Where’s Thomas the Tank Engine when you need a Really Useful Engine?

Now they’ve finally gotten the train started but they are going to force everyone off the train at Stamford to switch trains and I am sure that train won’t be over crowded at all.

If Metro North and the MTA had to refund customers for all of these inconveniences, delays and so forth they’d be broke by the end of the shortest month of the year.

There is no reason for this at all on a day like today where there are no weather issues.

State gets $120m for rail project

Tuesday, October 26th, 2010

As published in the Record Journal Tuesday October 26, 2010


By Robert Cyr
Record-Journal staff

rcyr@record-journal.com
(203) 317-2224

MERIDEN — Gov. M. Jodi Rell and other officials gathered at the downtown train station Monday to announce the federal government’s $120 million grant for high-speed rail service between Springfield, Mass., and New Haven, adding to the $260 million already approved by the state.

The planned 11 stop, 62-mile rail line through the center of the state is estimated to cost about $800 million to $1 billion to complete, which the state Department of Transportation hopes to do by 2016. Meriden, Wallingford, Berlin and Bradley International Airport would be stops along the new line.

“This is one of the best projects put together in the country,” said U.S. Sen. Chris Dodd, D-Conn. “We’re relieving pressure along the Northeast corridor, and this is the critical piece needed to do that.”

The first phase of the project involves laying double track the length of the railway and constructing rail stations, Dodd said. Earlier this year, 10 miles of track were doubled between Newington and Berlin with $40 million in federal funding and $26 million in state money.

The remaining miles of track will take about five years to complete, he said. The work will be done by Connecticut-based companies, generating almost 5,000 jobs, Dodd said.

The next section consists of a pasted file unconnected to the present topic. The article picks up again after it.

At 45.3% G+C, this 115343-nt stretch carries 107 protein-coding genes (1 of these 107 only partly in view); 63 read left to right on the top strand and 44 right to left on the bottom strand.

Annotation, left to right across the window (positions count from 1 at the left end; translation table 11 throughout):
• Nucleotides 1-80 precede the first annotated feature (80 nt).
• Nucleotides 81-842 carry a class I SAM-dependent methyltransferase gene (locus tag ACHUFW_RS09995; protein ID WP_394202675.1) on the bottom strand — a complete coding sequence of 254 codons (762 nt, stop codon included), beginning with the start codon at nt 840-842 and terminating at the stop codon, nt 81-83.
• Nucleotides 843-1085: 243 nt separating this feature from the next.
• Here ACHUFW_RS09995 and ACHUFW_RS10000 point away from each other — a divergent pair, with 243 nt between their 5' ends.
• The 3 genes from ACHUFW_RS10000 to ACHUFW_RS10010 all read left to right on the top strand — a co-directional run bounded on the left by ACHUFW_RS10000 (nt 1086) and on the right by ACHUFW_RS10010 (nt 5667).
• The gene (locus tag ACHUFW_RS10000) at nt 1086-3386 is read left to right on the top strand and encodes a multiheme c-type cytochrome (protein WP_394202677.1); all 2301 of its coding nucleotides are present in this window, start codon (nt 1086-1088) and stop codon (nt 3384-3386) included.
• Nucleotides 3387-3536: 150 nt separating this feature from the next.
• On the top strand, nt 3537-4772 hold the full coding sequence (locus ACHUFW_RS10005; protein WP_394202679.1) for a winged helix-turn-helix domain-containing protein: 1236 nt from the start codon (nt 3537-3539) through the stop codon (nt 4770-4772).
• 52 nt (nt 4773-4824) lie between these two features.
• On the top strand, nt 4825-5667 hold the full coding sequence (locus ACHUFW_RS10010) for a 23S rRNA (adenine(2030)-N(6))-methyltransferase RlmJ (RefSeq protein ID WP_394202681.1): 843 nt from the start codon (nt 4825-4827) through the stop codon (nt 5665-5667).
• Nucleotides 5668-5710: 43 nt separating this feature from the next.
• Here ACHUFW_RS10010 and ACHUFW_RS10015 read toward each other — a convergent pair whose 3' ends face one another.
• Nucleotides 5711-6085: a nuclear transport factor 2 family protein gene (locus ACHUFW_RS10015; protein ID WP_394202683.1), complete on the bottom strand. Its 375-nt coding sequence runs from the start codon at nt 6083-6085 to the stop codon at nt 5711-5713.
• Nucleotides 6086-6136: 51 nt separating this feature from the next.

Although state officials fell short in their award package, they were undeterred and will look for more sources of funding, said Rell. The state originally applied for $220 million from the $2 billion in federal money to address state infrastructure projects.

“It’s not everything we asked for,” she said. “There will be other applications available, and we’ll certainly pursue those.”

Rell said the railway connecting the business centers of the state would bring attention to the smaller cities along the line, spreading business opportunities throughout the corridor.

“I always use Meriden as a good example,” she said. “This is one of those town-cities we can finally focus on when we get high speed rail.”

While a cost-benefit analysis has yet to be done on the project, preliminary state transportation studies have found that the trains would take an estimated 4,000 cars off the road each day, reducing carbon emissions by 10,000 tons a year, Dodd said.

The rail line would pass through the heart of the state’s “knowledge corridor” of 2 million people, a swath of cities of all sizes containing 32 colleges with 120,000 students, and 40,000 businesses, mostly small, he said.

“Certainly, there will be studies done,” he said. “But if you give people a chance to drive a short way, park their car and get on a train to go to work, and they’ll jump at a chance to use that system. This kind of project will remind people what we’re capable of doing.”

This month, Meriden officials learned the city had been awarded almost $1 million in state urban development and transportation funds to help acquire property in the area of the State Street train station, while $230,000 is earmarked for planning expenses.